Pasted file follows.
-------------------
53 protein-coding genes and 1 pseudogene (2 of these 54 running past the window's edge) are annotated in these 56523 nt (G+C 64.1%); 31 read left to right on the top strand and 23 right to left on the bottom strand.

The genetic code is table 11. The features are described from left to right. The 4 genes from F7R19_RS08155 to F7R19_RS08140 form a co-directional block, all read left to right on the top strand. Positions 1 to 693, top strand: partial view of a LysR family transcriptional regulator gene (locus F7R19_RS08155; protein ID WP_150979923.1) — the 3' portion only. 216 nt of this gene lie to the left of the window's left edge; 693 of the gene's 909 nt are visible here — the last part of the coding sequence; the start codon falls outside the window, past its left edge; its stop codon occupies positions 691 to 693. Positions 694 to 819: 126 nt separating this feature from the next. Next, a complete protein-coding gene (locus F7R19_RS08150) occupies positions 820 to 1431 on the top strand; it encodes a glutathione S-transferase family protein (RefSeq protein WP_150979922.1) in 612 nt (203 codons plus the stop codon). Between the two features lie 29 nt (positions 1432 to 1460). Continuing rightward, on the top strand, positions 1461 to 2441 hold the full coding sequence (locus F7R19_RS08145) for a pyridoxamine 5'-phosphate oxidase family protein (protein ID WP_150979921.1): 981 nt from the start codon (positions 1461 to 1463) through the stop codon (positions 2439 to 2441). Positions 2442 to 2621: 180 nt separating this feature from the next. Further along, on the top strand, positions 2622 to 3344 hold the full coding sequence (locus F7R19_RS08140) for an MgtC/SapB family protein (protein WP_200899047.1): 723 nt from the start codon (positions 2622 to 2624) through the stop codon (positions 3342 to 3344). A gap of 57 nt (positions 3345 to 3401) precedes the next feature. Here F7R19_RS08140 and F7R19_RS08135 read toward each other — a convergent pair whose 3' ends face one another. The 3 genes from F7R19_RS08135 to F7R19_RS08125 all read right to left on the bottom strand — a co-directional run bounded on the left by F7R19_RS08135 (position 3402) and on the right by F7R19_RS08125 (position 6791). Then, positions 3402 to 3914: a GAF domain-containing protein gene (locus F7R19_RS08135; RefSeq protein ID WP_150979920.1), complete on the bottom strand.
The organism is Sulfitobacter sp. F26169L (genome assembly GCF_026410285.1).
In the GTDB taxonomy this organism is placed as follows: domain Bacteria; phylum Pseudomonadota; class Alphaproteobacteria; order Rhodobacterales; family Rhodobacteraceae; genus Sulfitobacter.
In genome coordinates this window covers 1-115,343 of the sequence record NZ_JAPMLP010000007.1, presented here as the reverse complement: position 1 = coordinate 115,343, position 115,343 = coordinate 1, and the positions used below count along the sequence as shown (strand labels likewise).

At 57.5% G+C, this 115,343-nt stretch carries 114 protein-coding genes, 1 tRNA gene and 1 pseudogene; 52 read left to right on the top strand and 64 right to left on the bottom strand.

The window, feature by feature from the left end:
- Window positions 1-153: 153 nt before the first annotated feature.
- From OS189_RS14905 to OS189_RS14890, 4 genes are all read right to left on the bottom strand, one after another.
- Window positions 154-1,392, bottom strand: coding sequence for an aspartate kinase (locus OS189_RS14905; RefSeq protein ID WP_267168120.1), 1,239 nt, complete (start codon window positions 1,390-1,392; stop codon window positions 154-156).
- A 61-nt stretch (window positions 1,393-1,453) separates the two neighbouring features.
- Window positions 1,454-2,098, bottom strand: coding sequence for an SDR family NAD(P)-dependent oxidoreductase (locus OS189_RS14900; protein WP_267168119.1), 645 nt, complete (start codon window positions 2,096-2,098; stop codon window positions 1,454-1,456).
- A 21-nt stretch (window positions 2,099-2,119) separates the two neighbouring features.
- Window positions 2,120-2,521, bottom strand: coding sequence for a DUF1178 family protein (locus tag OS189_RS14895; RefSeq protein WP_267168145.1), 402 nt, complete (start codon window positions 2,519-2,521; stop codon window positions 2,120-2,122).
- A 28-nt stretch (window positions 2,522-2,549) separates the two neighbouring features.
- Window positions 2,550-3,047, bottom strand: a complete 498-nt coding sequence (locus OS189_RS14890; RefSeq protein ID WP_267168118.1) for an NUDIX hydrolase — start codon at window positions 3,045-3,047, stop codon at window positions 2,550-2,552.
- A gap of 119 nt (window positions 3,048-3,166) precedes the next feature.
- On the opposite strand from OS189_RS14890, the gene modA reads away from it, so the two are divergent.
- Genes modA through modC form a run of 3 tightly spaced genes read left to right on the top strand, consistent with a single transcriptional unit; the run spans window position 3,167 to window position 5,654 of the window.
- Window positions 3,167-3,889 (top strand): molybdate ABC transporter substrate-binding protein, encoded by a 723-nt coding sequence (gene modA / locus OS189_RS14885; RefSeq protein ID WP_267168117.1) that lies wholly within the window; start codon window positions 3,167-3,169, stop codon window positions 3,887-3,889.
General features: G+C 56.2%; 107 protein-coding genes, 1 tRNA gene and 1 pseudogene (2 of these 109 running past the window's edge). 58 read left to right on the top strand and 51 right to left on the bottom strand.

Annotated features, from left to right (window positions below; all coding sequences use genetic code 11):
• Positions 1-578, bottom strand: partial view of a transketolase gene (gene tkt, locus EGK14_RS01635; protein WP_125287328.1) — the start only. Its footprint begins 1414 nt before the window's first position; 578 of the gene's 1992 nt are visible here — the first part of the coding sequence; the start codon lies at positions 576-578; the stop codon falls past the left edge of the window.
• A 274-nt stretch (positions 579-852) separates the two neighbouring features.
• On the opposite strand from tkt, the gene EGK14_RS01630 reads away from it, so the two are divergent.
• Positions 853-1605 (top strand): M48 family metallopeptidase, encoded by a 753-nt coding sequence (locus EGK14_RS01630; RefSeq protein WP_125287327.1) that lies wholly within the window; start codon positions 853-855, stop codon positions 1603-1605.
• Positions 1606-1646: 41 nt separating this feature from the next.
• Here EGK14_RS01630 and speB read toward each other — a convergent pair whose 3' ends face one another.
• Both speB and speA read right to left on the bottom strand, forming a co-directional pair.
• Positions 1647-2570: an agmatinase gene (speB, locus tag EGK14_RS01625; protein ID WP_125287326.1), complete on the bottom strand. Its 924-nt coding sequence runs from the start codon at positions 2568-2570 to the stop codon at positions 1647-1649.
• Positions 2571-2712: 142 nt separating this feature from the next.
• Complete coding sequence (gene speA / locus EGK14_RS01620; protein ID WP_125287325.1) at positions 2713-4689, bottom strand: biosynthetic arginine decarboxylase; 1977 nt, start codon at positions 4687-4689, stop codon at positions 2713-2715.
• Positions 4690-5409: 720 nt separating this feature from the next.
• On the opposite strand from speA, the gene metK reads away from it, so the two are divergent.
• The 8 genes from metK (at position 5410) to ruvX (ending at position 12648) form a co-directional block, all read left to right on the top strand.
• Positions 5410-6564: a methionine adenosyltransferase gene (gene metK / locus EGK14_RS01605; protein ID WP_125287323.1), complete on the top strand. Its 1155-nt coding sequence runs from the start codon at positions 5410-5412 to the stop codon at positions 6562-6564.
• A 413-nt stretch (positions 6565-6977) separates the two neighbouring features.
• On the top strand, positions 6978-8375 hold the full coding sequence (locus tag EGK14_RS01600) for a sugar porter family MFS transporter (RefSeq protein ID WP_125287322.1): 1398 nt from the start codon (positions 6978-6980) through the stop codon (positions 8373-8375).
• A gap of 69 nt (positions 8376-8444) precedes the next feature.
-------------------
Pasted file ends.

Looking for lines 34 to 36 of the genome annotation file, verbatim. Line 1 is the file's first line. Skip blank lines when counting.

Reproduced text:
• On the opposite strand from speA, the gene metK reads away from it, so the two are divergent.
• The 8 genes from metK (at position 5410) to ruvX (ending at position 12648) form a co-directional block, all read left to right on the top strand.
• Positions 5410-6564: a methionine adenosyltransferase gene (gene metK / locus EGK14_RS01605; protein ID WP_125287323.1), complete on the top strand. Its 1155-nt coding sequence runs from the start codon at positions 5410-5412 to the stop codon at positions 6562-6564.